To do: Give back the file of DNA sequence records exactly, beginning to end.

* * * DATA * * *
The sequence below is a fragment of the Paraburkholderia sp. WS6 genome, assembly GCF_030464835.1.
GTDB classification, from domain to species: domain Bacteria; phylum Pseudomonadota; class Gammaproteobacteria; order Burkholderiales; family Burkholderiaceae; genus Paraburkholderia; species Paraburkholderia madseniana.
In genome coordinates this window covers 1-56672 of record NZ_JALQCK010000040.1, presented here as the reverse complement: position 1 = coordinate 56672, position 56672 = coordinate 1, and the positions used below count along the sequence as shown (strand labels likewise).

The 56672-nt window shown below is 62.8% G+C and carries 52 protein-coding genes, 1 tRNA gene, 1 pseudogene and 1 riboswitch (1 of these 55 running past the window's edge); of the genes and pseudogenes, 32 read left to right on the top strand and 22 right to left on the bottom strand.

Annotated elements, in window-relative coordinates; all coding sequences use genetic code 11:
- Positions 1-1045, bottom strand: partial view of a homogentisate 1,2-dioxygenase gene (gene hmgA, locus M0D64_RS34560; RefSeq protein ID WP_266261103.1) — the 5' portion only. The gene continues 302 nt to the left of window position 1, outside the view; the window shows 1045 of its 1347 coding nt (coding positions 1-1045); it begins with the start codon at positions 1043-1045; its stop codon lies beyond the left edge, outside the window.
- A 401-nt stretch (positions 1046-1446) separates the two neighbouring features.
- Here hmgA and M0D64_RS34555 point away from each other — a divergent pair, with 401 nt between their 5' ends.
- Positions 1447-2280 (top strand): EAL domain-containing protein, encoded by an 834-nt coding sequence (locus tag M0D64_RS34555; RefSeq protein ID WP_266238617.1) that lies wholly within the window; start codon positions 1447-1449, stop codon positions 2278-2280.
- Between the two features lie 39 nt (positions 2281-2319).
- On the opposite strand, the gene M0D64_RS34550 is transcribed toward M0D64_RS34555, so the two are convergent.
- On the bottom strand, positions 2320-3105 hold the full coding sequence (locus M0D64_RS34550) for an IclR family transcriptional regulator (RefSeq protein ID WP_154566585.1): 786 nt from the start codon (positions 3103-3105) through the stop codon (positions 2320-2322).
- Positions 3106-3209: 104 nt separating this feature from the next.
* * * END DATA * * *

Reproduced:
The sequence below is a fragment of the Paraburkholderia sp. WS6 genome, assembly GCF_030464835.1.
GTDB classification, from domain to species: domain Bacteria; phylum Pseudomonadota; class Gammaproteobacteria; order Burkholderiales; family Burkholderiaceae; genus Paraburkholderia; species Paraburkholderia madseniana.
In genome coordinates this window covers 1-56672 of record NZ_JALQCK010000040.1, presented here as the reverse complement: position 1 = coordinate 56672, position 56672 = coordinate 1, and the positions used below count along the sequence as shown (strand labels likewise).

The 56672-nt window shown below is 62.8% G+C and carries 52 protein-coding genes, 1 tRNA gene, 1 pseudogene and 1 riboswitch (1 of these 55 running past the window's edge); of the genes and pseudogenes, 32 read left to right on the top strand and 22 right to left on the bottom strand.

Annotated elements, in window-relative coordinates; all coding sequences use genetic code 11:
- Positions 1-1045, bottom strand: partial view of a homogentisate 1,2-dioxygenase gene (gene hmgA, locus M0D64_RS34560; RefSeq protein ID WP_266261103.1) — the 5' portion only. The gene continues 302 nt to the left of window position 1, outside the view; the window shows 1045 of its 1347 coding nt (coding positions 1-1045); it begins with the start codon at positions 1043-1045; its stop codon lies beyond the left edge, outside the window.
- A 401-nt stretch (positions 1046-1446) separates the two neighbouring features.
- Here hmgA and M0D64_RS34555 point away from each other — a divergent pair, with 401 nt between their 5' ends.
- Positions 1447-2280 (top strand): EAL domain-containing protein, encoded by an 834-nt coding sequence (locus tag M0D64_RS34555; RefSeq protein ID WP_266238617.1) that lies wholly within the window; start codon positions 1447-1449, stop codon positions 2278-2280.
- Between the two features lie 39 nt (positions 2281-2319).
- On the opposite strand, the gene M0D64_RS34550 is transcribed toward M0D64_RS34555, so the two are convergent.
- On the bottom strand, positions 2320-3105 hold the full coding sequence (locus M0D64_RS34550) for an IclR family transcriptional regulator (RefSeq protein ID WP_154566585.1): 786 nt from the start codon (positions 3103-3105) through the stop codon (positions 2320-2322).
- Positions 3106-3209: 104 nt separating this feature from the next.